Prerequisites: Health Education (HLED) MA & CER, Public Health w/conc: Community Health Education (PUBC) MPH, and Human Sexuality Education (HSED) CER majors only or departmental approval.

HLTH565: Foundations of Epidemiology (3 hours lecture)

Provides an understanding of the epidemiologic method of identifying disease-causing agents. Emphasizes the generation of hypotheses based on descriptive epidemiologic data, the testing of hypotheses by analytical epidemiologic research design, the determination of causality and value of epidemiologic research in developing disease prevention programs. 3 sh.

Prerequisites: Restricted to Public Health w/conc in Community Health Education (PUBC) MPH, Health Education (HLPE) MA & CER and Nutrition and Food Science (NUFS) MS majors only.

HLTH580: Health Policy and Politics (3 hours lecture)

Provides for the study of politics of health care, health policy issues and the health care delivery system. Special emphasis is placed on health policy as it has evolved in response to sociopolitical and economic factors and expected future trends. 3 sh.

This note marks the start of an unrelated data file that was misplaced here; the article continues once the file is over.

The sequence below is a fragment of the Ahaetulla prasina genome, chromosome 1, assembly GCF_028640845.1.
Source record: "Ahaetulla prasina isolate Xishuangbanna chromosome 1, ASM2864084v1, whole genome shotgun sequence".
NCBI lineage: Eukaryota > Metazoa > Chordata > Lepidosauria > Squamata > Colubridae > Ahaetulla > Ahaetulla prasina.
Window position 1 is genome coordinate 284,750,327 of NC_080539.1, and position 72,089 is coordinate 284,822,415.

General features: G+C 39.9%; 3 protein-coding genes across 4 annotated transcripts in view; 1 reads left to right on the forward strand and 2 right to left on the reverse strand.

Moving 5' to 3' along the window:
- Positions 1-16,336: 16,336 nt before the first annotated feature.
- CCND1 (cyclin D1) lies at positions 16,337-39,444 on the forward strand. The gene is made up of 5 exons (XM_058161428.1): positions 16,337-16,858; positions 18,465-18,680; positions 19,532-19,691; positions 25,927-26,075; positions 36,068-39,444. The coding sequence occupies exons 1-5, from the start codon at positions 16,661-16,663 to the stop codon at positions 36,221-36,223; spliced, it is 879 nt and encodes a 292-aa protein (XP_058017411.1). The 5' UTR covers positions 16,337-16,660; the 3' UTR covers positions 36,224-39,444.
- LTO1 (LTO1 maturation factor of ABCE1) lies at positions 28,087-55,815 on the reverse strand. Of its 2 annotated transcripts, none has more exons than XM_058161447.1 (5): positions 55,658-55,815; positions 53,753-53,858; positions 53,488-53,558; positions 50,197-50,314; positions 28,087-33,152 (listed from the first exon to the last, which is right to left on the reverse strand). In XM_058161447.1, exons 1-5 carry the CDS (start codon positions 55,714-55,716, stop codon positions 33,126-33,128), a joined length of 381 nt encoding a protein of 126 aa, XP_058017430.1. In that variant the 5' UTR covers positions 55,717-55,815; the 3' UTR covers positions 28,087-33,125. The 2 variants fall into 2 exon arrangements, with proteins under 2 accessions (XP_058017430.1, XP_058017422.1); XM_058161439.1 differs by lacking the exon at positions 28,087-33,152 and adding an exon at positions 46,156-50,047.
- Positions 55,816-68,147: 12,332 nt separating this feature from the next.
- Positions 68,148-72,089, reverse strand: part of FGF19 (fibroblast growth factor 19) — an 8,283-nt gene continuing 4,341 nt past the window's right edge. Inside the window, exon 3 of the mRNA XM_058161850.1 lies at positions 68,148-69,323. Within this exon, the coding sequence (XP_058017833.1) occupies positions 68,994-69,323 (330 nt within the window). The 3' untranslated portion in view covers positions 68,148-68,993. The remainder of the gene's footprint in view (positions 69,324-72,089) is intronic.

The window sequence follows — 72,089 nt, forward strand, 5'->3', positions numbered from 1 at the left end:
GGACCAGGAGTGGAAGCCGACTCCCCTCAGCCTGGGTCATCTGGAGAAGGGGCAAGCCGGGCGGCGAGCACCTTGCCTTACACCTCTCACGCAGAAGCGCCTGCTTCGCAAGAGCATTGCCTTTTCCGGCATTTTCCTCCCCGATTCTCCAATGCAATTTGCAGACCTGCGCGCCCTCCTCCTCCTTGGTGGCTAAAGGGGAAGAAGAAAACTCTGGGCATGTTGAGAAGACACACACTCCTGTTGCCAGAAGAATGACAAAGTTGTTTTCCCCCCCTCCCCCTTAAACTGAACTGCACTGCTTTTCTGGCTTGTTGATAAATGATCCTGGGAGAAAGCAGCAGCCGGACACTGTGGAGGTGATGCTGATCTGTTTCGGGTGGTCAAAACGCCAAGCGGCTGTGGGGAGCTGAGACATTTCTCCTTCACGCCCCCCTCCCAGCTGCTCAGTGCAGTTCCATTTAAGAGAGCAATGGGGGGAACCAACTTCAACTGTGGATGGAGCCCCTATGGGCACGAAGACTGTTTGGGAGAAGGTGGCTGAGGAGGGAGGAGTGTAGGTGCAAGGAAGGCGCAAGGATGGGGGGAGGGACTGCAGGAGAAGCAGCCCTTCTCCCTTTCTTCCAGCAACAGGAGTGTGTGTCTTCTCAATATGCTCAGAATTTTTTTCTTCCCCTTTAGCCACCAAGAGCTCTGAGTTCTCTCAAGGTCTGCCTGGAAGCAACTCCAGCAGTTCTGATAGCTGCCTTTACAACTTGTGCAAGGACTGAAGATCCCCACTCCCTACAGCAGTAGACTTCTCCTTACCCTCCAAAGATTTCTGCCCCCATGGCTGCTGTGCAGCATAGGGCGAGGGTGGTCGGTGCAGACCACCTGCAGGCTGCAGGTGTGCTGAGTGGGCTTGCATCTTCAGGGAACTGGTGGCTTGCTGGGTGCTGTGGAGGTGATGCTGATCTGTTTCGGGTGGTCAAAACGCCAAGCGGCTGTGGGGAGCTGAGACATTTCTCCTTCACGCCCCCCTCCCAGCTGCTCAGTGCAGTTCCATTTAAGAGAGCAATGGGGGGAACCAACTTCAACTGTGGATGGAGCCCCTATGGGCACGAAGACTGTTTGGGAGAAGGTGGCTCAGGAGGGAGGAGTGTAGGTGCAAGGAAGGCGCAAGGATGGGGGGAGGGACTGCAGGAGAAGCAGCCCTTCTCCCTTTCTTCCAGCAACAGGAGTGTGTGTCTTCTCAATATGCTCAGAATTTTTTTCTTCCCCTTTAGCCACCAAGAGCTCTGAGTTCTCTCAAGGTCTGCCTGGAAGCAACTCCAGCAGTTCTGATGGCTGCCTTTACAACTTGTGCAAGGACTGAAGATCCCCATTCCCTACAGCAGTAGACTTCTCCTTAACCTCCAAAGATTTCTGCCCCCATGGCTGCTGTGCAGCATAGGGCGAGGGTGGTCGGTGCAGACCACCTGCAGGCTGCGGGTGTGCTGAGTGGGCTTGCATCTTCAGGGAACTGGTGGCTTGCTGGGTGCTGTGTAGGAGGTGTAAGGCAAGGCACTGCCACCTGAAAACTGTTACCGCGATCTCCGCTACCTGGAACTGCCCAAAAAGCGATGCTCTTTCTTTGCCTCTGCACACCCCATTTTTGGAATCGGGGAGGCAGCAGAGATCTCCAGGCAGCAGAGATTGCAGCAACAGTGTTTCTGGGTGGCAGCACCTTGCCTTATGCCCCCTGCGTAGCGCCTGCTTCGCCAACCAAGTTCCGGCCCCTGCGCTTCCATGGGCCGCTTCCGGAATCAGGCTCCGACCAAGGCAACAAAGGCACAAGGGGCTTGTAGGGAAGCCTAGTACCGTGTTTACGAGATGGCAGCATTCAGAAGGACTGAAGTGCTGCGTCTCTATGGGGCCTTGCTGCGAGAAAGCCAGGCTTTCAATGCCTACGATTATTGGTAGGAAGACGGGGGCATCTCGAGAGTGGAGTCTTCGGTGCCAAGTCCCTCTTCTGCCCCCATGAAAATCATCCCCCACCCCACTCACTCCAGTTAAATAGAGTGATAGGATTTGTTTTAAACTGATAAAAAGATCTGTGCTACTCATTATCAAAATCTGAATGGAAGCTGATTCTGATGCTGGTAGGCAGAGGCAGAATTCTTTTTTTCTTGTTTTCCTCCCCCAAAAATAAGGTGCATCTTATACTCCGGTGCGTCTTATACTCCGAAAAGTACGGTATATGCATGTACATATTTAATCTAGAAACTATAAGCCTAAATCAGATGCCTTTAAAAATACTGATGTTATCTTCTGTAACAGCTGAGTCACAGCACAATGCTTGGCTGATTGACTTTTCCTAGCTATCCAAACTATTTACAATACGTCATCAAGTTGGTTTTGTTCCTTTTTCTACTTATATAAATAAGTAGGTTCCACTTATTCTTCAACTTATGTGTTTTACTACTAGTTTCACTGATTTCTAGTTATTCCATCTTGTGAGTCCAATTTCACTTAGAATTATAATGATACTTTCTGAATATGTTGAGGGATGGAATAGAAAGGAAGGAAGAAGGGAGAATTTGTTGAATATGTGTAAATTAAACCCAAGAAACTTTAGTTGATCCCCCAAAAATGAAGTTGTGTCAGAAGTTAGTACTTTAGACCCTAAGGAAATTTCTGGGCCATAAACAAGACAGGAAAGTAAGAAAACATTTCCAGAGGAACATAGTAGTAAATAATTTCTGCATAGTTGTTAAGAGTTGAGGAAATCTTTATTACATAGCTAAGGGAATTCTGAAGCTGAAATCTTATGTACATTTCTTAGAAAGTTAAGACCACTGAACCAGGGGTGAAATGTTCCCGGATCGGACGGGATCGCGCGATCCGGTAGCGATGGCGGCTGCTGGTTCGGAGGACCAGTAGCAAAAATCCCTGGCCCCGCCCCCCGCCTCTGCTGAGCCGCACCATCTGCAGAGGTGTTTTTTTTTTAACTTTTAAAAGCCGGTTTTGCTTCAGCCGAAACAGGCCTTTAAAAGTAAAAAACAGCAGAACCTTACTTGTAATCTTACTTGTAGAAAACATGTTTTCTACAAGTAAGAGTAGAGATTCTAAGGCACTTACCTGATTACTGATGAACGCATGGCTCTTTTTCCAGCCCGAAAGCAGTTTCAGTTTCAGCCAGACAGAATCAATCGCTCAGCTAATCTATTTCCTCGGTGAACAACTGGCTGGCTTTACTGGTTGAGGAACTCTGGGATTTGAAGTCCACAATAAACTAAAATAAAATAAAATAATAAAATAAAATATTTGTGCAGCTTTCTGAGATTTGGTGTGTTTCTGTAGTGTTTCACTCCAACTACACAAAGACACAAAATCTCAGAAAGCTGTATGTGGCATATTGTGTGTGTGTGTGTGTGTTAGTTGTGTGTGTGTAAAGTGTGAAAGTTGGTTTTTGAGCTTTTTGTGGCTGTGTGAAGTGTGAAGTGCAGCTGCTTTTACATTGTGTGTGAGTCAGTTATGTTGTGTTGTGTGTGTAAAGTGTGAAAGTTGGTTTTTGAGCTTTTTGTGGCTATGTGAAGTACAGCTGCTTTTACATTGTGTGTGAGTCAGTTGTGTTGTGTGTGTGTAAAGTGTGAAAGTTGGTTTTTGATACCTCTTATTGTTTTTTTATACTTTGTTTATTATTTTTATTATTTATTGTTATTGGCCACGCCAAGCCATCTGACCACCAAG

Prerequisites: Public Health w/conc: Community Health Education (PUBC) MPH majors only or departmental approval.

HLTH585: Organization and Administration of Health Care Facilities (3 hours lecture)

Analyzes organization and administration of health care facilities. Topics include nature of health care facilities, managerial processes, institutional staffing and productivity, social responsibilities, techniques of managerial innovation, funding sources and health facility legislation. Provides practical applications of relevant theory. 3 sh.

Prerequisites: Health Education (HLED) MA & CER and Public Health w/conc: Community Health Education (PUBC) MPH majors only or departmental approval.

NUFD501: Principles of Nutrition (4 hours lecture)